Vitamin A is a fat-soluble vitamin. It is commonly available through various dietary supplements and stored in the liver. The main forms of Vitamin A that are present in foods includes 3 categories:
- Preformed vitamin A in the form of retinyl acetate or retinyl palmitate. It is found in animal based products
- Provitamin A which includes beta-carotene. It is found in plant-based foods
- Combination of preformed and provitamin A.
Vitamin A is involved in different functions of the body. This includes embryonic development and reproduction, regulates bone metabolism, and maintains the health of skin, teeth and mucous membrane. Here are its key functions:
- Regulates vision: Vitamin A is required by the retina to form rhodopsin. Rhodopsin is the light-absorbing molecule that plays an important role in controlling our low-light vision and color vision.
- Acts as an Antioxidant: Beta-carotene, protects from the cell damage caused due to the release of free radicals. Free radicals are involved in certain long-term diseases and aging.
- Maintain skin’s health: Vitamin A helps in the differentiation of immature skin cells into mature epidermal cells.
- Develops Immunity: Vitamin A regulates T cell differentiation and proliferation.
- Gene transcription: The retinoic acid form of Vitamin A is necessary for gene transcription
- Regulates fetal growth and development
- Keeps the mucous lining of nose and mouth strong and healthy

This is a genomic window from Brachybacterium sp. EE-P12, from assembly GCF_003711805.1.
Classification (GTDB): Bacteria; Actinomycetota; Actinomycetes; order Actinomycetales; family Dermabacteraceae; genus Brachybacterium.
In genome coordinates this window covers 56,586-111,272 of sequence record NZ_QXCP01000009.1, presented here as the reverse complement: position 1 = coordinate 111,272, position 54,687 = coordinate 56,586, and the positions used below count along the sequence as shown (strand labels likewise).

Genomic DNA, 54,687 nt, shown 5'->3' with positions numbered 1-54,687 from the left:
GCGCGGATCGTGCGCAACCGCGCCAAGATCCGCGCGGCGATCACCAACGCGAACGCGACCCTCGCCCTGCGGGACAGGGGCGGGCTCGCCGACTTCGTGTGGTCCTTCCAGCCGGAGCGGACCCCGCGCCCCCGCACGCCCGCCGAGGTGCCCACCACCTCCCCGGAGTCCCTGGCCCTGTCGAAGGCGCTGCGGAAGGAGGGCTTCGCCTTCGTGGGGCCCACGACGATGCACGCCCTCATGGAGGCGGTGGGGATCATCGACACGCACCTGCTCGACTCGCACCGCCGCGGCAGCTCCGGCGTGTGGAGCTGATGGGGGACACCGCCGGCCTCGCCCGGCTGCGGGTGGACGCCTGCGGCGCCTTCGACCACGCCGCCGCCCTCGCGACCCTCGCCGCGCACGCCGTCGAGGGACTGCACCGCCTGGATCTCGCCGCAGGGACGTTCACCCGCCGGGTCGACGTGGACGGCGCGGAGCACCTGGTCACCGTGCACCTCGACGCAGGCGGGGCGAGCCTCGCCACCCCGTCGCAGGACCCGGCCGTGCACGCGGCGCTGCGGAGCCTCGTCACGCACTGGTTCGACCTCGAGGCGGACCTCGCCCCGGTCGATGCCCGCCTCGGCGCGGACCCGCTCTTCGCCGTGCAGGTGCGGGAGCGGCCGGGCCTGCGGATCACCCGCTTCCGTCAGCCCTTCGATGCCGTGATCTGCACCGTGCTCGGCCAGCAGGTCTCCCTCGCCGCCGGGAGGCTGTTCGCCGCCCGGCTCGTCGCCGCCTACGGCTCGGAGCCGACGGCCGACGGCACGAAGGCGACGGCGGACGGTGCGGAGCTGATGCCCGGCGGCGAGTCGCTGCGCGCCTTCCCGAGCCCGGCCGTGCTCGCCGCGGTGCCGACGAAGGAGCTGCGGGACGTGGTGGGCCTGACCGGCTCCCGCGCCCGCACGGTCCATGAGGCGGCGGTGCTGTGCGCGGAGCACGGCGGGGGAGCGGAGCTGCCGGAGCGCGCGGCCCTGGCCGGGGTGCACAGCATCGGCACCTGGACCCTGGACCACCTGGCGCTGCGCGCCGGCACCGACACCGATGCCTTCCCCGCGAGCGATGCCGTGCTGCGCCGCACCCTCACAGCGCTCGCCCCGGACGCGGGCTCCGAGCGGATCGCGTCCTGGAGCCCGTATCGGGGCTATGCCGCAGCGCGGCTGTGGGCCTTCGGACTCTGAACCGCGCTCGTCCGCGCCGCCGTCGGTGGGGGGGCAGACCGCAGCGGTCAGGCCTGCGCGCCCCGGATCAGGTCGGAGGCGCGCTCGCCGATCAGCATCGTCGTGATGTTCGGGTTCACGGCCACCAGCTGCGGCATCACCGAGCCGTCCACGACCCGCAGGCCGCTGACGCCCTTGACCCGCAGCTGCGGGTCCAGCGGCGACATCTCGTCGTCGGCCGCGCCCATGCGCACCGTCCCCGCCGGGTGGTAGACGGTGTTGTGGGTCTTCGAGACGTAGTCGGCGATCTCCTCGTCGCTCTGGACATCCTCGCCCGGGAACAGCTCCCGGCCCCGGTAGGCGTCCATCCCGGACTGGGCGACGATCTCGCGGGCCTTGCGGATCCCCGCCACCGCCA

Excellent sources of vitamin A includes turkey giblets and beef liver. Plant based foods that are rich in vitamin A includes kale, sweet potato, pumpkin, spinach, papaya, cantaloupe, and apricot.
Recommended dosage (RDA)
The Recommended Dietary Allowance for adults men is 900 mcg (equivalent to 3,000 IU) and 700 mcg RAE for women (equivalent to 2,333 IU).
Lack of sufficient intake of Vitamin A leads to Vitamin A deficiency. It can be of two types, primary and secondary deficiency.
Primary vitamin A deficiency
Primary vitamin A deficiency is mainly seen among children and adults. Individuals who do not consume appropriate amount of vitamin A through diet are prone to this type of deficiency. Babies who are subjected to an early weaning from breast milk have a high risk of getting vitamin A deficiency.
Secondary vitamin A deficiency
Secondary vitamin A deficiency can occur due to several reasons such as impaired bile production, chronic malabsorption of lipids and intake of low-fat diets.
Being a fat-soluble vitamin, it depends on micellar solubilization for dispersion into the small intestine. Therefore, a low fat diet will result in poor intake of vitamin A and impair its absorption. Another important factor that is involved in the transportation and metabolism of vitamin A is Zinc, hence Zinc deficiency will impair synthesis of vitamin A.
Signs and symptoms
The initial manifestations of vitamin A deficiency is impaired vision and night– blindness (Mainly in reduced light).
Vision is compromised resulting in total blindness and in severe cases results in xerophthalmia and other complications such as:
- Dryness of the conjunctiva (xerosis)
- Accumulation of keratin debris (Bitot’s spots)
- Damage to the corneal surface (keratomalacia)
Other complications seen are,
- Weakened teeth (Enamel hypoplasia).
- Higher risk of ear infections and urinary tract infections
- Meningococcal disease
Vitamin A is one of the most important fat soluble vitamin. It plays a structural role in building the immunity and in overall development and growth of human body. You should always have foods that have sufficient levels of vitamin A, whether it is animal or plant based.